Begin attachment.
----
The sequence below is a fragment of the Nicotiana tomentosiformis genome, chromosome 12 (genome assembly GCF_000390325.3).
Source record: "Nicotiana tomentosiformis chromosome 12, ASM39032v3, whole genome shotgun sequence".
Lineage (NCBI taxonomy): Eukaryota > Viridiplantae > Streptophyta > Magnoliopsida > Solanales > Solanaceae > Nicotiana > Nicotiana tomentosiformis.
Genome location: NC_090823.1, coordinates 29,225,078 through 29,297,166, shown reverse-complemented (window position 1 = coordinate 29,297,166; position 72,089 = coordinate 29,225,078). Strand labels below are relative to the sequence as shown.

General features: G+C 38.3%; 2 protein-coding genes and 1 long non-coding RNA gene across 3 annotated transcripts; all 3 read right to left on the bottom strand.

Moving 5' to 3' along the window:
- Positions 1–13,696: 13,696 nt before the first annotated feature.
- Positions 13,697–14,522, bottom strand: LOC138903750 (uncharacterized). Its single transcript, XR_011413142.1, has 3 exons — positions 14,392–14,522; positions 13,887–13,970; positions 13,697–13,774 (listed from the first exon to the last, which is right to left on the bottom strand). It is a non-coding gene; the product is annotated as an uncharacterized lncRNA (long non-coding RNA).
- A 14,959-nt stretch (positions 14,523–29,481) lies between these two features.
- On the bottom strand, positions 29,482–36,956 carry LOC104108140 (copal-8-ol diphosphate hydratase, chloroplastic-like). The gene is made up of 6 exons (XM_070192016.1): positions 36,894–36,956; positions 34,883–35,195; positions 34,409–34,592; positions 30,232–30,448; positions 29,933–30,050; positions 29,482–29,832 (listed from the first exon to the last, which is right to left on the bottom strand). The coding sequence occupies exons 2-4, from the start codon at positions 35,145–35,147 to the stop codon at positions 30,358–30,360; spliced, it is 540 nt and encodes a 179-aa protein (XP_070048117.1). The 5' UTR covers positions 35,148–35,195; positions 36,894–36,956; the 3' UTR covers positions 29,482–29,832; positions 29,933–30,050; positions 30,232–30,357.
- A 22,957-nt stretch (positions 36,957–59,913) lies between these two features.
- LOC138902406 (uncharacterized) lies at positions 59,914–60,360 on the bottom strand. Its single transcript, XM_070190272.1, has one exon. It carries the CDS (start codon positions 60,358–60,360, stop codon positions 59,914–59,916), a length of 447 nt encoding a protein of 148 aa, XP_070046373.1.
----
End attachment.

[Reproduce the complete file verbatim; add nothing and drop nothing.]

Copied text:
The sequence below is a fragment of the Nicotiana tomentosiformis genome, chromosome 12 (genome assembly GCF_000390325.3).
Source record: "Nicotiana tomentosiformis chromosome 12, ASM39032v3, whole genome shotgun sequence".
Lineage (NCBI taxonomy): Eukaryota > Viridiplantae > Streptophyta > Magnoliopsida > Solanales > Solanaceae > Nicotiana > Nicotiana tomentosiformis.
Genome location: NC_090823.1, coordinates 29,225,078 through 29,297,166, shown reverse-complemented (window position 1 = coordinate 29,297,166; position 72,089 = coordinate 29,225,078). Strand labels below are relative to the sequence as shown.

General features: G+C 38.3%; 2 protein-coding genes and 1 long non-coding RNA gene across 3 annotated transcripts; all 3 read right to left on the bottom strand.

Moving 5' to 3' along the window:
- Positions 1–13,696: 13,696 nt before the first annotated feature.
- Positions 13,697–14,522, bottom strand: LOC138903750 (uncharacterized). Its single transcript, XR_011413142.1, has 3 exons — positions 14,392–14,522; positions 13,887–13,970; positions 13,697–13,774 (listed from the first exon to the last, which is right to left on the bottom strand). It is a non-coding gene; the product is annotated as an uncharacterized lncRNA (long non-coding RNA).
- A 14,959-nt stretch (positions 14,523–29,481) lies between these two features.
- On the bottom strand, positions 29,482–36,956 carry LOC104108140 (copal-8-ol diphosphate hydratase, chloroplastic-like). The gene is made up of 6 exons (XM_070192016.1): positions 36,894–36,956; positions 34,883–35,195; positions 34,409–34,592; positions 30,232–30,448; positions 29,933–30,050; positions 29,482–29,832 (listed from the first exon to the last, which is right to left on the bottom strand). The coding sequence occupies exons 2-4, from the start codon at positions 35,145–35,147 to the stop codon at positions 30,358–30,360; spliced, it is 540 nt and encodes a 179-aa protein (XP_070048117.1). The 5' UTR covers positions 35,148–35,195; positions 36,894–36,956; the 3' UTR covers positions 29,482–29,832; positions 29,933–30,050; positions 30,232–30,357.
- A 22,957-nt stretch (positions 36,957–59,913) lies between these two features.
- LOC138902406 (uncharacterized) lies at positions 59,914–60,360 on the bottom strand. Its single transcript, XM_070190272.1, has one exon. It carries the CDS (start codon positions 60,358–60,360, stop codon positions 59,914–59,916), a length of 447 nt encoding a protein of 148 aa, XP_070046373.1.